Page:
A woman with resolve
Family or nation? That's the monumental question Luc Besson asks in his biopic on human rights activist Aung San Suu Kyi (Michelle Yeoh). The Lady dwells on her legacy as a pro-democracy advocate, and loving wife and mother.
When Suu Kyi is three, her father, a leader of the Burmese independence movement, is assassinated by rival forces. Years later, she leaves her family and moves to Britain, where she meets and marries Brit scholar Michael Aris (David Thewlis). They have two children. Soon, however, she leaves her family to return to Myanmar to attend to her ailing mother.
That's when Suu Kyi realises the plight of the Burmese, and thus begins her journey for political change.
She becomes leader of the National League for Democracy and in a 1990 general election, she receives 80 per cent of the votes. But the military resists handing over power and places her under house arrest; she is kept there off-and-on for more than 15 years.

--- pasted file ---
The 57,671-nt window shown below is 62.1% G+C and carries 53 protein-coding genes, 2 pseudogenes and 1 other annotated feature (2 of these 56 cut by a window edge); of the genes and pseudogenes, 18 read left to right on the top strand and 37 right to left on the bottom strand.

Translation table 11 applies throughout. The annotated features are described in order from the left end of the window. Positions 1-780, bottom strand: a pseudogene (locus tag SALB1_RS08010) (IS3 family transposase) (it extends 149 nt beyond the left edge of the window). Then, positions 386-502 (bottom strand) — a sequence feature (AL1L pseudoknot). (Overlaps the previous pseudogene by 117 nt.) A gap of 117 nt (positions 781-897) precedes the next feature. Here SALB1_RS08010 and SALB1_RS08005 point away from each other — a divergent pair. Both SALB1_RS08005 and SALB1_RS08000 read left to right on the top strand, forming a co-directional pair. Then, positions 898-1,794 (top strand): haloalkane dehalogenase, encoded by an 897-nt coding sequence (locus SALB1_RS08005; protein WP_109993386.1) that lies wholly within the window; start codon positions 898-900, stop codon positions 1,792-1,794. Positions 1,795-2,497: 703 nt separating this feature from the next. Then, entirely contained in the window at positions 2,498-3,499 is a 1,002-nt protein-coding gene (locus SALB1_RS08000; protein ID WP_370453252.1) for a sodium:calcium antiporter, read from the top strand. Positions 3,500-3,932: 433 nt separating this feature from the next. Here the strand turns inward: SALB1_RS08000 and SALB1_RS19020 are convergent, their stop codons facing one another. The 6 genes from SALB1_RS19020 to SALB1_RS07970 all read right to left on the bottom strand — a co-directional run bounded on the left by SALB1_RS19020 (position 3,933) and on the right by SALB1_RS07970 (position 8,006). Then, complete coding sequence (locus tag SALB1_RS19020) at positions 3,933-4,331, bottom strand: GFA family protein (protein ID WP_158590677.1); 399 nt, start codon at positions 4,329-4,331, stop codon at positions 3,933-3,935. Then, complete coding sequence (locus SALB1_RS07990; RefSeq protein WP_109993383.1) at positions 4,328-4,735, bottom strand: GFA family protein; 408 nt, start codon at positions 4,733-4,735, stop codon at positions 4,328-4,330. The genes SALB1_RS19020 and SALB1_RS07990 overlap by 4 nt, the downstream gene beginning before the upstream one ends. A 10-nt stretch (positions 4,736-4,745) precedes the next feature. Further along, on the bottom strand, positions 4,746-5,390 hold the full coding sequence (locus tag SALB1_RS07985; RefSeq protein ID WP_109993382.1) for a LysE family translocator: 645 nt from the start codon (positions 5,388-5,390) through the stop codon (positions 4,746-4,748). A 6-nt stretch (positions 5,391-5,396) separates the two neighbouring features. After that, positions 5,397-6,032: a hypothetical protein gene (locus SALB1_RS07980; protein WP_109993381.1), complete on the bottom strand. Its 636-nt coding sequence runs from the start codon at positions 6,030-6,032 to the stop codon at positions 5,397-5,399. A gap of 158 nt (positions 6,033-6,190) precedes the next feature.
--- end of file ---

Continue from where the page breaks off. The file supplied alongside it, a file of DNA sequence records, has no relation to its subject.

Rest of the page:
She is later offered a chance to visit her cancer-stricken husband in Britain, but she denies the offer fearing she will not be allowed back to her homeland.
'As I was reading the script, I couldn't help but wonder how a mother could make such a choice,' says Virginie Besson-Silla, the director's wife and producer of The Lady. 'But after meeting with Suu Kyi just after her release, I understood that she had done it all out of love. She chose ? to help millions of people, over her own feelings.'
The film came to form in a backwards sort of way. Rather than a producer or director selecting the lead, Yeoh recruited Besson to join the project.
At first he refused. 'But then I read the script and was blown away!' says Besson. 'I immediately got back to Michelle to say I wanted to support the project, and that if she hadn't found a director, I was a candidate.'
With a film of this nature, casting is absolutely essential, especially for the lead. Yeoh, a Malaysian-Chinese, who speaks English, Chinese and Malay, was an ideal fit.
'Nobody but Michelle could have acted as Aung San Suu Kyi, given the striking resemblance,' says Besson-Silla. 'Not only are both women delicate and slender, but I think Michelle unconsciously mimics Aung San Suu Kyi, whom she knows well and has long looked up to.'
The Lady opens on Thursday